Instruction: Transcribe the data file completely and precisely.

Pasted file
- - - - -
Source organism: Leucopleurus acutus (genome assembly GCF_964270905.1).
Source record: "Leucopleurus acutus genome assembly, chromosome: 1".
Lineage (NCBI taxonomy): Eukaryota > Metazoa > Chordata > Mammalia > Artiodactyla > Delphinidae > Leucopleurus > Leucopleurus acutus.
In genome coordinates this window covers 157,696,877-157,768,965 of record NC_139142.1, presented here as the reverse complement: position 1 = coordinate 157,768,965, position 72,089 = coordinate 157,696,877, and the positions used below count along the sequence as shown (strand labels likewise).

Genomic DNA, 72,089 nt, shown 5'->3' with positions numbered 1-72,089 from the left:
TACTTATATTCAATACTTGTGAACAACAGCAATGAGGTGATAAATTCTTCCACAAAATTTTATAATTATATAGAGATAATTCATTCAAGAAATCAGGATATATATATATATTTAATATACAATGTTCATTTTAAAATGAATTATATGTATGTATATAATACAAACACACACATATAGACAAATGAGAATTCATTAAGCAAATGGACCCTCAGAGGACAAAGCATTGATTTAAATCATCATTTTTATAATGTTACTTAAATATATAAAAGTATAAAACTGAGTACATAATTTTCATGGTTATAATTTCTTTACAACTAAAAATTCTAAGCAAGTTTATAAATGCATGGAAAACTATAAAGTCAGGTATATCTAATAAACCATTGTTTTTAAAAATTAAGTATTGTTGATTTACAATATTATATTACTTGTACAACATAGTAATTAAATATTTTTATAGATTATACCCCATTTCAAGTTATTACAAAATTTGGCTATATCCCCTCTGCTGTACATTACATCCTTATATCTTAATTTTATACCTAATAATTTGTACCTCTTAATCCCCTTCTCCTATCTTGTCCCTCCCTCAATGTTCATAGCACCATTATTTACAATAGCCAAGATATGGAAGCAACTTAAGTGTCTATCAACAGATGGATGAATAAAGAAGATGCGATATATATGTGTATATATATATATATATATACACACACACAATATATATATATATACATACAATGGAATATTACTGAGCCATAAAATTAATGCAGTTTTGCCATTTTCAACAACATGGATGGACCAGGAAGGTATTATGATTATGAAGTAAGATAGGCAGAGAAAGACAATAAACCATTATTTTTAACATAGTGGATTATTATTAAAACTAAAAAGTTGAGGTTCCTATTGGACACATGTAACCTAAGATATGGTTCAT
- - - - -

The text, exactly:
Source organism: Leucopleurus acutus (genome assembly GCF_964270905.1).
Source record: "Leucopleurus acutus genome assembly, chromosome: 1".
Lineage (NCBI taxonomy): Eukaryota > Metazoa > Chordata > Mammalia > Artiodactyla > Delphinidae > Leucopleurus > Leucopleurus acutus.
In genome coordinates this window covers 157,696,877-157,768,965 of record NC_139142.1, presented here as the reverse complement: position 1 = coordinate 157,768,965, position 72,089 = coordinate 157,696,877, and the positions used below count along the sequence as shown (strand labels likewise).

Genomic DNA, 72,089 nt, shown 5'->3' with positions numbered 1-72,089 from the left:
TACTTATATTCAATACTTGTGAACAACAGCAATGAGGTGATAAATTCTTCCACAAAATTTTATAATTATATAGAGATAATTCATTCAAGAAATCAGGATATATATATATATTTAATATACAATGTTCATTTTAAAATGAATTATATGTATGTATATAATACAAACACACACATATAGACAAATGAGAATTCATTAAGCAAATGGACCCTCAGAGGACAAAGCATTGATTTAAATCATCATTTTTATAATGTTACTTAAATATATAAAAGTATAAAACTGAGTACATAATTTTCATGGTTATAATTTCTTTACAACTAAAAATTCTAAGCAAGTTTATAAATGCATGGAAAACTATAAAGTCAGGTATATCTAATAAACCATTGTTTTTAAAAATTAAGTATTGTTGATTTACAATATTATATTACTTGTACAACATAGTAATTAAATATTTTTATAGATTATACCCCATTTCAAGTTATTACAAAATTTGGCTATATCCCCTCTGCTGTACATTACATCCTTATATCTTAATTTTATACCTAATAATTTGTACCTCTTAATCCCCTTCTCCTATCTTGTCCCTCCCTCAATGTTCATAGCACCATTATTTACAATAGCCAAGATATGGAAGCAACTTAAGTGTCTATCAACAGATGGATGAATAAAGAAGATGCGATATATATGTGTATATATATATATATATATACACACACACAATATATATATATATACATACAATGGAATATTACTGAGCCATAAAATTAATGCAGTTTTGCCATTTTCAACAACATGGATGGACCAGGAAGGTATTATGATTATGAAGTAAGATAGGCAGAGAAAGACAATAAACCATTATTTTTAACATAGTGGATTATTATTAAAACTAAAAAGTTGAGGTTCCTATTGGACACATGTAACCTAAGATATGGTTCAT